Contact: Suzanne Morse 617-680-2131, email@example.com
For Immediate Release
Voice of the Faithful Hosts Major Regional Conference on Renewal In
the Catholic Church
Fr. James Scahill receives Priest of Integrity Award; Individuals in
Closing Parishes Tell Story of Ongoing Vigils
Saturday, November 13, 2004 - Worcester, Mass. - Fr. James J. Scahill,
of East Longmeadow, Massachusetts, received the Priest of Integrity award
at a conference hosted by the New England affiliates of Voice of the
Faithful today. The award, given by the organization of lay Catholics
formed in the wake of the clergy sexual abuse crisis, honors priests
who exemplify the meaning of honorable pastoral service. Fr. Thomas J.
Doyle, who received the first Priest of Integrity award in 2002, and
David Clohessy, executive director of the Survivors Network of those
Abused by Priests (SNAP), presented the award to Fr. Scahill on November
13th in Worcester, Massachusetts at a Voice of the Faithful conference
entitled "It's Not History - It's Time for Renewal."
"It's Not History - It's Time for Renewal" brought members
of Voice of the Faithful and other area Catholics together to consider
the current condition of the Church and ways that Catholics might help
to restore trust and faith in the Catholic Church in the United States.
Speakers included Sue Archibald, Jason Berry, Fr. Tom Doyle, David France,
David Gibson, Paul Lakeland, David O'Brien, Tom O'Neill III, Gerald Renner,
and Fr. Robert Silva.
Members of parishes holding ongoing vigils around the archdiocese of
Boston also discussed their experiences during the parish closing process
and their decision to hold ongoing parish vigils to keep their faith
communities alive. Additionally, the diocesan child safety directors
for Boston, Worcester, Fall River and Springfield hosted a panel on keeping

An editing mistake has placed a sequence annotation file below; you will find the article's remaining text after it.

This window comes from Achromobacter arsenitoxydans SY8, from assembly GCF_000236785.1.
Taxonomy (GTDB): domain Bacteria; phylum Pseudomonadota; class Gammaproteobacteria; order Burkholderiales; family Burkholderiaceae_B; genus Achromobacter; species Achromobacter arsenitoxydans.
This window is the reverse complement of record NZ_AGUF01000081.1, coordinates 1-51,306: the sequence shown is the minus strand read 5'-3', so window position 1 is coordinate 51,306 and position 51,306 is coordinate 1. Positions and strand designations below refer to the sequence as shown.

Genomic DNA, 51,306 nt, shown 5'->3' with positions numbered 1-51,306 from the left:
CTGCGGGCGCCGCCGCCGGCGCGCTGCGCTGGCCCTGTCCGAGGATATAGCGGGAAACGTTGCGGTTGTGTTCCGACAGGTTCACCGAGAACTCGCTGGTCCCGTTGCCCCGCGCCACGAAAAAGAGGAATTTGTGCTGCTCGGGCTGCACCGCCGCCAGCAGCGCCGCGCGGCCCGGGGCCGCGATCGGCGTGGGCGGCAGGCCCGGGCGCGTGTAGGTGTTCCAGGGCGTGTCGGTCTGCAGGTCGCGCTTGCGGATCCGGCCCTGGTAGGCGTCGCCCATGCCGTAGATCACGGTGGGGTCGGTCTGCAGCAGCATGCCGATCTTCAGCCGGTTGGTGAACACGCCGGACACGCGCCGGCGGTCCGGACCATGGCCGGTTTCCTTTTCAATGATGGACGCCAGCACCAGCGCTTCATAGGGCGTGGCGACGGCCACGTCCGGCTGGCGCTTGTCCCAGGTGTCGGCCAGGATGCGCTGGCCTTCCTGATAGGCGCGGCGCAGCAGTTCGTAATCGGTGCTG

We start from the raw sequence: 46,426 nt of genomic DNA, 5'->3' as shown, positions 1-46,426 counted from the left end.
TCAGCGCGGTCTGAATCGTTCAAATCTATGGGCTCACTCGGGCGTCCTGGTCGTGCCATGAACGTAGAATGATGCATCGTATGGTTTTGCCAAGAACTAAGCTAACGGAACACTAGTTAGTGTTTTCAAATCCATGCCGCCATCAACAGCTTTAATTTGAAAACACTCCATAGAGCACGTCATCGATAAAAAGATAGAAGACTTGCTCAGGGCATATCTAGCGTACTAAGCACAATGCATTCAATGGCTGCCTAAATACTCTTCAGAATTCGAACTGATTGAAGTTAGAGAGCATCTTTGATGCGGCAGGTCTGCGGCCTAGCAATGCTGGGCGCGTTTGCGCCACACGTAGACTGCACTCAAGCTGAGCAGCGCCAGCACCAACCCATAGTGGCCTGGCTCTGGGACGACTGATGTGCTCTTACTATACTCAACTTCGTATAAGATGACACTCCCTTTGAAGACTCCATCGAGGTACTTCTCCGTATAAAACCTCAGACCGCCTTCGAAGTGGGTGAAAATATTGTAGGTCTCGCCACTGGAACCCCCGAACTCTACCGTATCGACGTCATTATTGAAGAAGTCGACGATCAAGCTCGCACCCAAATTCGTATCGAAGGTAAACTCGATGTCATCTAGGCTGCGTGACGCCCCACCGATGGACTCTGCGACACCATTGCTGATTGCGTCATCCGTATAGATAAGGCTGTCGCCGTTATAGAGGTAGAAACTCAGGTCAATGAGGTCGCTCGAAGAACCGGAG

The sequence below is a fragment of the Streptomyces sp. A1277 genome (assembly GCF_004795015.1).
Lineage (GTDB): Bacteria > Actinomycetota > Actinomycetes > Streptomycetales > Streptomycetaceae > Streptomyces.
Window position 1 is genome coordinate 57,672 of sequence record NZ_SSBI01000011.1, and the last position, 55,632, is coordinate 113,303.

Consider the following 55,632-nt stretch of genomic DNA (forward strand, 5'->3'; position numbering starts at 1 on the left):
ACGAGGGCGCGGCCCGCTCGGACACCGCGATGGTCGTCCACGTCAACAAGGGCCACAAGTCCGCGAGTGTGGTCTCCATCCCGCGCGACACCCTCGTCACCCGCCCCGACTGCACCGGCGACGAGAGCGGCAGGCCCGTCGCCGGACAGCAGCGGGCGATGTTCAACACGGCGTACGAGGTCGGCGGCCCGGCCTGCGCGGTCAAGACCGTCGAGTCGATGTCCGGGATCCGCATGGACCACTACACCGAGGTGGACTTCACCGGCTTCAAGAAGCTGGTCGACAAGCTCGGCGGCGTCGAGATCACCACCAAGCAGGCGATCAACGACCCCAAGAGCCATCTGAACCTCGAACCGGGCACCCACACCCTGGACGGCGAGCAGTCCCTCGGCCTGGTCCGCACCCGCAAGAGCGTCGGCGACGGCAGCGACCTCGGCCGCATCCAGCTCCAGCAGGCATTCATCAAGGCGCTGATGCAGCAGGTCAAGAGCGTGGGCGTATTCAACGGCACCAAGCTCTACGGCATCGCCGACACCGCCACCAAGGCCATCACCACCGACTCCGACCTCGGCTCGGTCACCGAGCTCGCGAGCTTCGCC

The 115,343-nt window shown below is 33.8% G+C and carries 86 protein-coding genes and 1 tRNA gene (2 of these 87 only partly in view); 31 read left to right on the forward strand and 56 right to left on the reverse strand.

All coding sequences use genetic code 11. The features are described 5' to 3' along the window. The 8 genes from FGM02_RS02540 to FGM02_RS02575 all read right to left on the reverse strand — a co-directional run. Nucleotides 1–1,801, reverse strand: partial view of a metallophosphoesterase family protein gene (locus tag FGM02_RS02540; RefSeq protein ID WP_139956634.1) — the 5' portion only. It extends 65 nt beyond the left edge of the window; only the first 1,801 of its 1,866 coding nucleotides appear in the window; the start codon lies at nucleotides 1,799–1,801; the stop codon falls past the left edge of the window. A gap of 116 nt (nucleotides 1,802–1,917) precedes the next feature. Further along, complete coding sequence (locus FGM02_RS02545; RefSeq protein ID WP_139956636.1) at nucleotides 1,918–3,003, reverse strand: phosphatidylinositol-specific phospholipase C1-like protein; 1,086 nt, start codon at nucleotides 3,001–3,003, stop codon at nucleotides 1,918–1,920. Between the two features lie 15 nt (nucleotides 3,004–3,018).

parishes safe for children. "This was a tremendously rewarding day
for Voice of the Faithful and for Catholics across the region," said
Robert Morris, conference organizer. "The crisis within the Church
has taken a toll on all of us who care about the future of the Catholic
Church, but it is much easier to be optimistic about renewal after hearing
the many loving and inspired voices we heard today."
Fr. James J. Scahill Outspoken Supporter of Survivors
Fr. Scahill, the pastor of St. Michael's parish, is an outspoken supporter
of the community of survivors of clergy sexual abuse. In 2002, Fr. Scahill
announced that the parish would withhold its weekly contribution to the
Diocese of Springfield, Massachusetts, because the Diocese had not removed
a notorious priest and convicted abuser, Richard Lavigne, from its payroll.
The monies withheld were delivered to the Diocese only after all payments
to Lavigne were terminated.
Fr. Scahill also was instrumental in bringing the allegations against
former Springfield Bishop Thomas Dupre to public attention. Fr. Scahill
counseled the mother of one of the survivors. He then brought the claims
of abuse to the attention of Archbishop O'Malley of the Boston Archdiocese
and to law enforcement officials in Massachusetts. Dupre resigned his
position as bishop when the allegations against him became public.
Fr. Scahill has begun to work with the Diocese toward community healing
despite some initial tension with the new Bishop in Springfield, Bishop
Timothy A. McDonnell. In September, Fr. Scahill and Bishop McDonnell
held a healing Mass for survivors at St. Michael's parish. Bishop McDonnell
apologized to Fr. Scahill for remarks he had made about him and to survivors
for the abuse that they had suffered.
In 2002, Fr. Doyle said about Fr. Scahill, "Scahill has not only
listened to his parishioners' concerns, he has realized that they are
his concerns as well and he has taken action! This action has galvanized
not only his parish, but also the Greater Springfield community behind
him and his parish's just cause."
"Fr. Scahill demonstrated exemplary courage and principled Christian
leadership by speaking up for victims of abuse and insisting that the
Church do the right thing in responding to them," said James E.
Post, president of Voice of the Faithful. "When he spoke out, he
could not have contemplated the hardship he would face or the criticism
he would bear. But he did not flinch or forsake those survivors of clergy
sexual abuse. And, looking back today, we can see the power of his actions
- they are a beacon of integrity for all to see."
About Voice of the Faithful: Voice of the Faithful (VOTF) is a worldwide
movement of concerned mainstream Catholics formed in response to the
clergy sexual abuse crisis. The group's mission is to provide a prayerful
voice, attentive to the Spirit, through which the Faithful can actively
participate in the governance and guidance of the Catholic Church. Its
goals are to support victim/survivors of abuse, support priests of integrity,
and shape structural change within the Catholic Church in full accordance
and harmony with Church teaching. VOTF's supporting membership exceeds
30,000 registered persons from 50 U.S. states, 39 countries and 207 Parish
Voice affiliates throughout the world.